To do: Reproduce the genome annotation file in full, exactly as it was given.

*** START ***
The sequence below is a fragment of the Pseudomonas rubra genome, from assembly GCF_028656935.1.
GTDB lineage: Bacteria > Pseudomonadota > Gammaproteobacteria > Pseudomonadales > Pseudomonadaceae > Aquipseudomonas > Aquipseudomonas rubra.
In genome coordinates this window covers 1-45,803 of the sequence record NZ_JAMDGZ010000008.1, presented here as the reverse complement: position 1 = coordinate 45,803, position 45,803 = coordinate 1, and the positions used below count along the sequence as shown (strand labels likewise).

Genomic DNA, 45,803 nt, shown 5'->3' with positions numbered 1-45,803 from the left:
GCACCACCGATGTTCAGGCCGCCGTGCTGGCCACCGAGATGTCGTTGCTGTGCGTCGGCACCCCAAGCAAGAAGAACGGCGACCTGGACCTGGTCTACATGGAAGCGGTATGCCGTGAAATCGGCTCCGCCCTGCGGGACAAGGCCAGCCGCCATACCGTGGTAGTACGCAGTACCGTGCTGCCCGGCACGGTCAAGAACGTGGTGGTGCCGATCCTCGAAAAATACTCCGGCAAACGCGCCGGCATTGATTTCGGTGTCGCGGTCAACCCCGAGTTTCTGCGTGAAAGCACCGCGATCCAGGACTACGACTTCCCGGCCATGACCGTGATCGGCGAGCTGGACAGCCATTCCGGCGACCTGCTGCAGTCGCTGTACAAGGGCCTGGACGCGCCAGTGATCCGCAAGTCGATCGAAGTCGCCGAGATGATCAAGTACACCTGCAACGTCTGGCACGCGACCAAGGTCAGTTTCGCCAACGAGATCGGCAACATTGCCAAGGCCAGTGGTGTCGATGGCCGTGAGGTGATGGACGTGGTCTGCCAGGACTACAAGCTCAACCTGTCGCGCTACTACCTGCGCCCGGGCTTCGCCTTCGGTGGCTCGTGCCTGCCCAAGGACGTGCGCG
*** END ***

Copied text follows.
The sequence below is a fragment of the Pseudomonas rubra genome, from assembly GCF_028656935.1.
GTDB lineage: Bacteria > Pseudomonadota > Gammaproteobacteria > Pseudomonadales > Pseudomonadaceae > Aquipseudomonas > Aquipseudomonas rubra.
In genome coordinates this window covers 1-45,803 of the sequence record NZ_JAMDGZ010000008.1, presented here as the reverse complement: position 1 = coordinate 45,803, position 45,803 = coordinate 1, and the positions used below count along the sequence as shown (strand labels likewise).

Genomic DNA, 45,803 nt, shown 5'->3' with positions numbered 1-45,803 from the left:
GCACCACCGATGTTCAGGCCGCCGTGCTGGCCACCGAGATGTCGTTGCTGTGCGTCGGCACCCCAAGCAAGAAGAACGGCGACCTGGACCTGGTCTACATGGAAGCGGTATGCCGTGAAATCGGCTCCGCCCTGCGGGACAAGGCCAGCCGCCATACCGTGGTAGTACGCAGTACCGTGCTGCCCGGCACGGTCAAGAACGTGGTGGTGCCGATCCTCGAAAAATACTCCGGCAAACGCGCCGGCATTGATTTCGGTGTCGCGGTCAACCCCGAGTTTCTGCGTGAAAGCACCGCGATCCAGGACTACGACTTCCCGGCCATGACCGTGATCGGCGAGCTGGACAGCCATTCCGGCGACCTGCTGCAGTCGCTGTACAAGGGCCTGGACGCGCCAGTGATCCGCAAGTCGATCGAAGTCGCCGAGATGATCAAGTACACCTGCAACGTCTGGCACGCGACCAAGGTCAGTTTCGCCAACGAGATCGGCAACATTGCCAAGGCCAGTGGTGTCGATGGCCGTGAGGTGATGGACGTGGTCTGCCAGGACTACAAGCTCAACCTGTCGCGCTACTACCTGCGCCCGGGCTTCGCCTTCGGTGGCTCGTGCCTGCCCAAGGACGTGCGCG